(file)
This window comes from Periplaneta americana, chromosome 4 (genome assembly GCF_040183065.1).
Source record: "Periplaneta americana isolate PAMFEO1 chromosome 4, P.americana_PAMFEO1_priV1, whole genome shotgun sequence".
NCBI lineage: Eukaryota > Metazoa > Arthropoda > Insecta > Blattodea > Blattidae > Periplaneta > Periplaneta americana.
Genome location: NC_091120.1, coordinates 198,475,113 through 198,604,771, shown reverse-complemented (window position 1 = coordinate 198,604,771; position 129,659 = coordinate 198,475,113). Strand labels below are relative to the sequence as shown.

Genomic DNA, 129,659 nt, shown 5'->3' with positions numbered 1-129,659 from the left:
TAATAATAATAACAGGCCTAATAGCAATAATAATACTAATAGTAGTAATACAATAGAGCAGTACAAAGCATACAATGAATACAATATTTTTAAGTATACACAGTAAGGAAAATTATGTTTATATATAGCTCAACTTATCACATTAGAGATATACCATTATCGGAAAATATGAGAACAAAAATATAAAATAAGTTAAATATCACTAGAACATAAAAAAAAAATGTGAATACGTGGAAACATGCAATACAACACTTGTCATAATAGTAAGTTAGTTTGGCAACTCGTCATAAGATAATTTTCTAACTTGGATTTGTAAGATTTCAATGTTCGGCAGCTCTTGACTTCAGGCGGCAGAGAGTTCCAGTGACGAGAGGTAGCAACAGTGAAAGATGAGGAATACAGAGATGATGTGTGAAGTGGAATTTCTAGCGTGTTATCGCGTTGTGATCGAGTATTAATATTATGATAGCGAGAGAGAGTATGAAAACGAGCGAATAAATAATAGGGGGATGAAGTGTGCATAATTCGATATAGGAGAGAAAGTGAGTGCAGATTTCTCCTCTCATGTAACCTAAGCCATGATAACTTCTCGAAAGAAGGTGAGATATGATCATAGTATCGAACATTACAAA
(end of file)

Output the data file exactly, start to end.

This window comes from Periplaneta americana, chromosome 4 (genome assembly GCF_040183065.1).
Source record: "Periplaneta americana isolate PAMFEO1 chromosome 4, P.americana_PAMFEO1_priV1, whole genome shotgun sequence".
NCBI lineage: Eukaryota > Metazoa > Arthropoda > Insecta > Blattodea > Blattidae > Periplaneta > Periplaneta americana.
Genome location: NC_091120.1, coordinates 198,475,113 through 198,604,771, shown reverse-complemented (window position 1 = coordinate 198,604,771; position 129,659 = coordinate 198,475,113). Strand labels below are relative to the sequence as shown.

Genomic DNA, 129,659 nt, shown 5'->3' with positions numbered 1-129,659 from the left:
TAATAATAATAACAGGCCTAATAGCAATAATAATACTAATAGTAGTAATACAATAGAGCAGTACAAAGCATACAATGAATACAATATTTTTAAGTATACACAGTAAGGAAAATTATGTTTATATATAGCTCAACTTATCACATTAGAGATATACCATTATCGGAAAATATGAGAACAAAAATATAAAATAAGTTAAATATCACTAGAACATAAAAAAAAAATGTGAATACGTGGAAACATGCAATACAACACTTGTCATAATAGTAAGTTAGTTTGGCAACTCGTCATAAGATAATTTTCTAACTTGGATTTGTAAGATTTCAATGTTCGGCAGCTCTTGACTTCAGGCGGCAGAGAGTTCCAGTGACGAGAGGTAGCAACAGTGAAAGATGAGGAATACAGAGATGATGTGTGAAGTGGAATTTCTAGCGTGTTATCGCGTTGTGATCGAGTATTAATATTATGATAGCGAGAGAGAGTATGAAAACGAGCGAATAAATAATAGGGGGATGAAGTGTGCATAATTCGATATAGGAGAGAAAGTGAGTGCAGATTTCTCCTCTCATGTAACCTAAGCCATGATAACTTCTCGAAAGAAGGTGAGATATGATCATAGTATCGAACATTACAAA